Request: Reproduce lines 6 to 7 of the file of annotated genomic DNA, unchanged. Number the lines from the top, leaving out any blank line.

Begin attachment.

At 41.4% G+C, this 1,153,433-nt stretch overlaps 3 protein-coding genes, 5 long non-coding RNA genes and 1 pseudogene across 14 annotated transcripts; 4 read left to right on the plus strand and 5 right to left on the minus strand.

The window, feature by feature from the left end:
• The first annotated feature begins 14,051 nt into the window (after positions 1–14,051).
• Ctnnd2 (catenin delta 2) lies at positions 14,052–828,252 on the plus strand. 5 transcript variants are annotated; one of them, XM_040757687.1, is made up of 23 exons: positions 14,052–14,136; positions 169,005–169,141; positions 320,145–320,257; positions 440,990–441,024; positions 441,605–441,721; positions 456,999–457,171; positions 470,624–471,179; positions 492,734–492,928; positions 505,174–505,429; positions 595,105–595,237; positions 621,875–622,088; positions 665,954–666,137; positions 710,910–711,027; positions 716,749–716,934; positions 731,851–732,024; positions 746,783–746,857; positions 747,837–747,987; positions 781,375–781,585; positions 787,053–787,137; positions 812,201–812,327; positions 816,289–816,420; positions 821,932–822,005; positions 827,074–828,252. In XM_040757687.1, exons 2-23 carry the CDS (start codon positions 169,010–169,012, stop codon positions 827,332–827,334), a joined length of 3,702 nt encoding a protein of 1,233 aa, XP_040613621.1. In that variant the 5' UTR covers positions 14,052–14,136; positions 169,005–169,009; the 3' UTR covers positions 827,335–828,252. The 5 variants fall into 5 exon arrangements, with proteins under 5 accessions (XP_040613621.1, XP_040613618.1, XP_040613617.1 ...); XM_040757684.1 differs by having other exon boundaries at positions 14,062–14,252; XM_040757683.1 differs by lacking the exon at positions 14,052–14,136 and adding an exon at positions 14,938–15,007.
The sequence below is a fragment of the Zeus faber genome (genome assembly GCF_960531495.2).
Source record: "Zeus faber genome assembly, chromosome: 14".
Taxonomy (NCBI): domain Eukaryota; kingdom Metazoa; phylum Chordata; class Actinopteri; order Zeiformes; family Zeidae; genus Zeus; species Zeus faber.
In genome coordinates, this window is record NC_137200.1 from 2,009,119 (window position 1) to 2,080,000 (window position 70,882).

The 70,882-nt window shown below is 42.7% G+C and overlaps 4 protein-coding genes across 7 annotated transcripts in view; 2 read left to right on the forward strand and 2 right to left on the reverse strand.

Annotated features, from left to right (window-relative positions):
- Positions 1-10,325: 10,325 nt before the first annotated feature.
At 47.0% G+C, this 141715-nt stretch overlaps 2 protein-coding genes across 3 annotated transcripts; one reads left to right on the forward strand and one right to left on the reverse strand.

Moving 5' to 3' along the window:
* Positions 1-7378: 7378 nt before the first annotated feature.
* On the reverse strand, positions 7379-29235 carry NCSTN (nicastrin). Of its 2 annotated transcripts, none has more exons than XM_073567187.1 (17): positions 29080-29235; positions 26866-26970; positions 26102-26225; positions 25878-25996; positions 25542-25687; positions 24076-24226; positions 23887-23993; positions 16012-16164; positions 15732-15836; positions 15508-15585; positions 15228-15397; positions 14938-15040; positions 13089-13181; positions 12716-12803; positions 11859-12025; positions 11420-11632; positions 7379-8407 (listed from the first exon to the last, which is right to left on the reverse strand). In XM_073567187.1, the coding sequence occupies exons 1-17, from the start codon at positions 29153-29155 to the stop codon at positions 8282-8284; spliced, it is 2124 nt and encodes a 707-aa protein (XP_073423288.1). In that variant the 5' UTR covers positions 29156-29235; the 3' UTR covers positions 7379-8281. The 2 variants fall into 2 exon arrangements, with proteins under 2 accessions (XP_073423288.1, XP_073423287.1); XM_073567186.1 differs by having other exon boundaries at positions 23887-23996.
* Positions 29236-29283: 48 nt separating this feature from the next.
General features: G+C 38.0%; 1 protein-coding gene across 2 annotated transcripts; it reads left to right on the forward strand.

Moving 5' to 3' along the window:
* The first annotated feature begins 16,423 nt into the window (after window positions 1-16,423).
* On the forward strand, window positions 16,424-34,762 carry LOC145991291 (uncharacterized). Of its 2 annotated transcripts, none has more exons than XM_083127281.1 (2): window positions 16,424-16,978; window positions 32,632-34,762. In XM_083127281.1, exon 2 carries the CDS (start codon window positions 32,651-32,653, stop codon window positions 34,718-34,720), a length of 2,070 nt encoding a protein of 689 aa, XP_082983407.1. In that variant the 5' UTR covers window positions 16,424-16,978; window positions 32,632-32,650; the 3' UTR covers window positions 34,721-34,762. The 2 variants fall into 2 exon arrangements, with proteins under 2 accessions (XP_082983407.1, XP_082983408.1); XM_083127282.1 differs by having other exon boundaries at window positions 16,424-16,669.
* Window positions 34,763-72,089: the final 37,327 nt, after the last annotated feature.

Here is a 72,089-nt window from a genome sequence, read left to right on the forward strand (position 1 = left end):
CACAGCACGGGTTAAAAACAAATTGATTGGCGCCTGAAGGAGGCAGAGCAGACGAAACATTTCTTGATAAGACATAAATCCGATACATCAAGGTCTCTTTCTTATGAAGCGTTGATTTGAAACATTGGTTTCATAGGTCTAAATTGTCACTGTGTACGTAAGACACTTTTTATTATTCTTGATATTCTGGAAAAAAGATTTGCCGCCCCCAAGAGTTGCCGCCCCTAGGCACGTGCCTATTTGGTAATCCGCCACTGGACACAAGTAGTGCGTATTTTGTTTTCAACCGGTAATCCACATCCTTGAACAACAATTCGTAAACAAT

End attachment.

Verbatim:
Source record: "Zeus faber genome assembly, chromosome: 14".
Taxonomy (NCBI): domain Eukaryota; kingdom Metazoa; phylum Chordata; class Actinopteri; order Zeiformes; family Zeidae; genus Zeus; species Zeus faber.